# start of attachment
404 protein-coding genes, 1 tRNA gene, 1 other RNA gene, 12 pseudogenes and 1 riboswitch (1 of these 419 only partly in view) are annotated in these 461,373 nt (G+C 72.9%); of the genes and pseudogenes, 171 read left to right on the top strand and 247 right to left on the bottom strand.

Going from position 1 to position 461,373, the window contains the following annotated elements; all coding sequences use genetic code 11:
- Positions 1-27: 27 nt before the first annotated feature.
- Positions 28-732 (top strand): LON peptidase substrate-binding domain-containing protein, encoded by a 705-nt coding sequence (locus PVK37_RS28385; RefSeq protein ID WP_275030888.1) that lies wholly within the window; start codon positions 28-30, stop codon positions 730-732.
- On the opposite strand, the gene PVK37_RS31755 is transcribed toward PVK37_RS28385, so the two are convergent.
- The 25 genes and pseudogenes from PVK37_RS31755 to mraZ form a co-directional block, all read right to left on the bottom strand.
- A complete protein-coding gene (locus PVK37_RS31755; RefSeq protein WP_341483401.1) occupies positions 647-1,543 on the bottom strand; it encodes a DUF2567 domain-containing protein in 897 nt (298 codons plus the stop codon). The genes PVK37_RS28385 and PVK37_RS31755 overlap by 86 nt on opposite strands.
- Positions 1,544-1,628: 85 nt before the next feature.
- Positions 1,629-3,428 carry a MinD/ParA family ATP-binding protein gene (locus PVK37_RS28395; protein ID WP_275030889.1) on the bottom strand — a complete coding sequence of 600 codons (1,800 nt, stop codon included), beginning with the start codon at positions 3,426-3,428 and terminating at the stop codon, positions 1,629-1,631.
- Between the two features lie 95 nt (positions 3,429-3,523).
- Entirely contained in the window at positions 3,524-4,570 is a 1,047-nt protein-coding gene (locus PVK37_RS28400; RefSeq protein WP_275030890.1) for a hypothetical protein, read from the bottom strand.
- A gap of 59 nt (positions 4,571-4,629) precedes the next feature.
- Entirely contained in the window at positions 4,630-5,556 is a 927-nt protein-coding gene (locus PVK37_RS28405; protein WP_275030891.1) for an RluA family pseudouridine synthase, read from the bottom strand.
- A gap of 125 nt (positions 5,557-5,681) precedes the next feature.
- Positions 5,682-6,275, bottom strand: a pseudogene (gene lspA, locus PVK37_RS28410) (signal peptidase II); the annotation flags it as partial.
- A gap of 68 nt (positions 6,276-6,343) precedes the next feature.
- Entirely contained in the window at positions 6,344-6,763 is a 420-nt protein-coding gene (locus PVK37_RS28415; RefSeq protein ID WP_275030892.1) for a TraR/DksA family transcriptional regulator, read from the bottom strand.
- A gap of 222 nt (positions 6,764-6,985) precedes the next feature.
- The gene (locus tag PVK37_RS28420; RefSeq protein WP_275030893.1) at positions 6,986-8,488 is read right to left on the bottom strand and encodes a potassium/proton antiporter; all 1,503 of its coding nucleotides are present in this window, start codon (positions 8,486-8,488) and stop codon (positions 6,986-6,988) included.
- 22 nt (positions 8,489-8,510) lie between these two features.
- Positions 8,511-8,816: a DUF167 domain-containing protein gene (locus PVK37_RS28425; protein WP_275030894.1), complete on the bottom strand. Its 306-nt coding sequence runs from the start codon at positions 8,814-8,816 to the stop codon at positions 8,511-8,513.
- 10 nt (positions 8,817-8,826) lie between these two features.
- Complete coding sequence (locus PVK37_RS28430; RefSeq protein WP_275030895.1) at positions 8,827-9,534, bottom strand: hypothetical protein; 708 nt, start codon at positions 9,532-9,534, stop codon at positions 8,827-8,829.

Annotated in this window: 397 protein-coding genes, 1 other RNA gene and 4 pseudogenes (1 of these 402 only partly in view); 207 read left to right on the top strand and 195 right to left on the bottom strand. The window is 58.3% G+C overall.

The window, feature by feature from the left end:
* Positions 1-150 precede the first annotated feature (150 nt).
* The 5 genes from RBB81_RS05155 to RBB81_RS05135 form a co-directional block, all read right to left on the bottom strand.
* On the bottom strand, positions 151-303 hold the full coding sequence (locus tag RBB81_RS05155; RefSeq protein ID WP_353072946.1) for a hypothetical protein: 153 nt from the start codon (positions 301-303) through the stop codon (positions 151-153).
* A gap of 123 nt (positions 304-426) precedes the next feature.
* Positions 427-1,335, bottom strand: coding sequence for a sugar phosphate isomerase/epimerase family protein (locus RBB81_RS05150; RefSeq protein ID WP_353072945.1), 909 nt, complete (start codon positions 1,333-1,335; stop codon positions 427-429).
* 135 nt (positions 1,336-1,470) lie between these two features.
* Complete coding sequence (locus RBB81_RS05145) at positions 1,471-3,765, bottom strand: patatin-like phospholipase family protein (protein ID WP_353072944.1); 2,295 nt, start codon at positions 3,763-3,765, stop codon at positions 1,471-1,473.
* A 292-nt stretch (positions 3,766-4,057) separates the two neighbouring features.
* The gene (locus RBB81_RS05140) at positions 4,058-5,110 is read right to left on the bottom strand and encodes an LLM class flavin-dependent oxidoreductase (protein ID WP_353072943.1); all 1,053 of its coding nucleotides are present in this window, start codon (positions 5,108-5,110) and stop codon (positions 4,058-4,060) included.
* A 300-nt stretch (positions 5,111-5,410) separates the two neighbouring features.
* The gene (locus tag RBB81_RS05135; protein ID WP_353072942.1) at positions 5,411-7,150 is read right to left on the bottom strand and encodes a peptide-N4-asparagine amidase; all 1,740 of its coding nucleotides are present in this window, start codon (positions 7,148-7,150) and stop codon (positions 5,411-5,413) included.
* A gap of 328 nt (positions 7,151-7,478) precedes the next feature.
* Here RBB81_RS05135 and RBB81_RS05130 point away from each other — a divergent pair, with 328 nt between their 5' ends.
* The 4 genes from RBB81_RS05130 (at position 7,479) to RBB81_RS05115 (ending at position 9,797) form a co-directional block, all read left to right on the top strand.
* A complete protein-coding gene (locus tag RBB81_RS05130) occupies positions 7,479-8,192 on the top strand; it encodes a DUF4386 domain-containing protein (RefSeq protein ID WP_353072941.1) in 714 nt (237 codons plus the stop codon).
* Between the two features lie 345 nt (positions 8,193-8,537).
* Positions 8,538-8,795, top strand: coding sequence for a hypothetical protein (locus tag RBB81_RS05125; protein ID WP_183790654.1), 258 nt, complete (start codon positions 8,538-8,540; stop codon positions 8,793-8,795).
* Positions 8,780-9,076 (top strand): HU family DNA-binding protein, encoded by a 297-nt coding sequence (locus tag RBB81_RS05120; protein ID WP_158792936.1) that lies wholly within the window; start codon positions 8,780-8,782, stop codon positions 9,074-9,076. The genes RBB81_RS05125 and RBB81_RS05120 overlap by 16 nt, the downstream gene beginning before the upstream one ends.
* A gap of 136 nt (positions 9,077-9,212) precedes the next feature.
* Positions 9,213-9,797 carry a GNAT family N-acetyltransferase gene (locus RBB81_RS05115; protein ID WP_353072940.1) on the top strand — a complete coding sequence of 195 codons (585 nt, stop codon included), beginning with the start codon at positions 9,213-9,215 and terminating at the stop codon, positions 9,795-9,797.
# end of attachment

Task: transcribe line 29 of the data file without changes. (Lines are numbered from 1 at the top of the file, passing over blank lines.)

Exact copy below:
* A gap of 123 nt (positions 304-426) precedes the next feature.